Are you ready for some football? Big story in the LA Times 9/7/19: “Will the NFL allow players to use marijuana? League wants Science to determine drug policy. ” It should come as no surprise that NFL commissioner Roger Goodell is taking refuge behind “More Research is Needed.”
The NFL commissioner serves the interests of the owners (just like the President of the United States). We know where these gentlemen are at politically because they have blacklisted Colin Kaepernick for three years, the prime of his career. Their mutual class interest obviously takes precedence over their separate teams’ interests. Which means zero tolerance for truly uppity workers. At upcoming contract talks, when the players’ demand access to marijuana —a non-opioid analgesic that might protect against traumatic brain injuri— the owner’ game plan will be to stall in the name of Science.
LA Times reporter David Wharton cites the seemingly authoritative 2017 NASEM report as an accurate assessment of the state of the science. (The NASEM report disparaged or ignored the voluminous clinical evidence developed by clinicians, as reported in O’Shaughnessy’s.) Excerpts from Wharton’s LA Times piece follow:
It was last May that NFL executives joined with the players union to announce a series of initiatives aimed at athletes’ well-being.
Each team must now retain a behavioral health clinician to be available for players at the training facility at least eight hours a week. Goodell said: “We’ve long been focused on mental health but this, I think, takes it to another level.”
League and union leaders also created a joint committee to study issues involving therapy for injuries. Teams have been told to designate a pain management specialist and monitor all drugs — including opioids — prescribed to players.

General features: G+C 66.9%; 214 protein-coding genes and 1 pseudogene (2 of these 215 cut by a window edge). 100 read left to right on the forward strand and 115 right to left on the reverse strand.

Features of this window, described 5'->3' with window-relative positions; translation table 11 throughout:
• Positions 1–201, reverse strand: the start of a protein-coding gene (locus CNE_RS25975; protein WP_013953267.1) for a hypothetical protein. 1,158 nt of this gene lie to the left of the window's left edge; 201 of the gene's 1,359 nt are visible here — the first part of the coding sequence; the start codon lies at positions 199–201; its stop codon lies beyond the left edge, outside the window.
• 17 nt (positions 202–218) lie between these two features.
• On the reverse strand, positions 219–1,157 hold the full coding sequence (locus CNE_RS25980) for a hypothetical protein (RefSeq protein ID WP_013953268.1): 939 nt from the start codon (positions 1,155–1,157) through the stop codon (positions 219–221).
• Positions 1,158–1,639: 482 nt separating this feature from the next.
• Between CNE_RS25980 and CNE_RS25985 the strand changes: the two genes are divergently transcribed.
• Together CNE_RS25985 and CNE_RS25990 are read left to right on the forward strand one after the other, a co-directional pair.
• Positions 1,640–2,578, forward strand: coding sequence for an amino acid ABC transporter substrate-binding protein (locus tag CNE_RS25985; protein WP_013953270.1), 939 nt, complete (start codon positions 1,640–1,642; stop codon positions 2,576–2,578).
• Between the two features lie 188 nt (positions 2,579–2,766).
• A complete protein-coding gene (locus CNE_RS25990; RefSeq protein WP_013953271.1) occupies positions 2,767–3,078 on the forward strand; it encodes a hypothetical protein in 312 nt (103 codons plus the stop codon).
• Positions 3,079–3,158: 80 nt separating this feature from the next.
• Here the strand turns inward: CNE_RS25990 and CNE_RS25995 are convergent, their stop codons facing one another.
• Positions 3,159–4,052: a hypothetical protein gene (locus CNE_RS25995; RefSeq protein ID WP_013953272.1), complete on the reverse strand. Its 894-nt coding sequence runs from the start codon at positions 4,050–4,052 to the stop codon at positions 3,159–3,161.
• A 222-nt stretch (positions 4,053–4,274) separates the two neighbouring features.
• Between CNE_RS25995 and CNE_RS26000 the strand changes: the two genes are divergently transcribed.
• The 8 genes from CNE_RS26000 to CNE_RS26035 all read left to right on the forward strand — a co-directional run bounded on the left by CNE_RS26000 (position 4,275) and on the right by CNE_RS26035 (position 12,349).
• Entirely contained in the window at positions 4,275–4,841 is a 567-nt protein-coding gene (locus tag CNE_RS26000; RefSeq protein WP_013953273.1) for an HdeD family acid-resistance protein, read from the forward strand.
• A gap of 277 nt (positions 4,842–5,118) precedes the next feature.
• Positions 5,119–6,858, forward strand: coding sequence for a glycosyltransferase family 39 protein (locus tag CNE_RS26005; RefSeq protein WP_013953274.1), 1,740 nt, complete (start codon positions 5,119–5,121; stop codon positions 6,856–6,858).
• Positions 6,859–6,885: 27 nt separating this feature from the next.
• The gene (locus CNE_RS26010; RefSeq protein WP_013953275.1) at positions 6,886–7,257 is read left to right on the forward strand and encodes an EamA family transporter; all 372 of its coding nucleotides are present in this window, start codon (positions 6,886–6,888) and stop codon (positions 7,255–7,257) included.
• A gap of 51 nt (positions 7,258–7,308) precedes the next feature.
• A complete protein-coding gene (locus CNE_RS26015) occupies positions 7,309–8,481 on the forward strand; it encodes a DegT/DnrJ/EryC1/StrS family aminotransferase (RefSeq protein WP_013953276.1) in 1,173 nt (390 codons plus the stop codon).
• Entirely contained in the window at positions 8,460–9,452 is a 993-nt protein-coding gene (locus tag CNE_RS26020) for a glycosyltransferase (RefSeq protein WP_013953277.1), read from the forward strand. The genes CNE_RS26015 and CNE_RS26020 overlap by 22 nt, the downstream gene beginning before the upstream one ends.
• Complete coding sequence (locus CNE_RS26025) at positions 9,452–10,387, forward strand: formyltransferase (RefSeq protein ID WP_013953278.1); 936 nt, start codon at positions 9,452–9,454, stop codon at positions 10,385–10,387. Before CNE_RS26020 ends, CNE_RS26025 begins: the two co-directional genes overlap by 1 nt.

The decision to include cannabis in a study of medical alternatives generated the biggest headlines.
A Gallup poll last fall found that 66% of respondents supported legalization. Eleven states already allow for recreational marijuana, with 33 permitting medical use. But the NFL’s chief medical officer made it clear the league will not be swayed by public sentiment…
A 2017 study by the National Academies of Sciences, Engineering and Medicine stated that “conclusive evidence regarding the short- and long-term health effects — both harms and benefits — of cannabis use remains elusive.” The same goes for Cannabidiol, or CBD, which has no psychoactive effects…
For now, the NFL has convened sessions with team physicians, athletic trainers and medical experts to discuss all aspects of the player-health initiative. The four members of the pain management committee have met once already and are scheduled to reconvene later this month.
The piece ends with a quote from the NFL’s Chief Medical Officer, Allen Sills, MD:
“I think it’s really important that we go where the science takes us here,” Sills said last spring. “Not based on personal anecdote or opinion, but what is the medical science.”
The caption on an accompanying photo of Dr. Sills reads:
“the NFL’s chief medical officer believes more research has to be done to gauge the effectiveness marijuana can have on alleviating pain.”
Thanks to Jeff Meyers for sending the LA Times story. Lack of funds kept us from publishing an important article by Meyers and Tom Banks — “Did NFL players who used MJ get health benefit?“— but we posted it online. Meyers had been a reporter covering the St. Louis Cardinals in the 1970s; Banks was their star center. Writing in 2017, they ended with a prediction:
“Extra Point Considering the NFL’s close ties to the alcohol and pharmaceutical industries, it may take more than a real scientific study to bring back the Golden Age of Ganja.”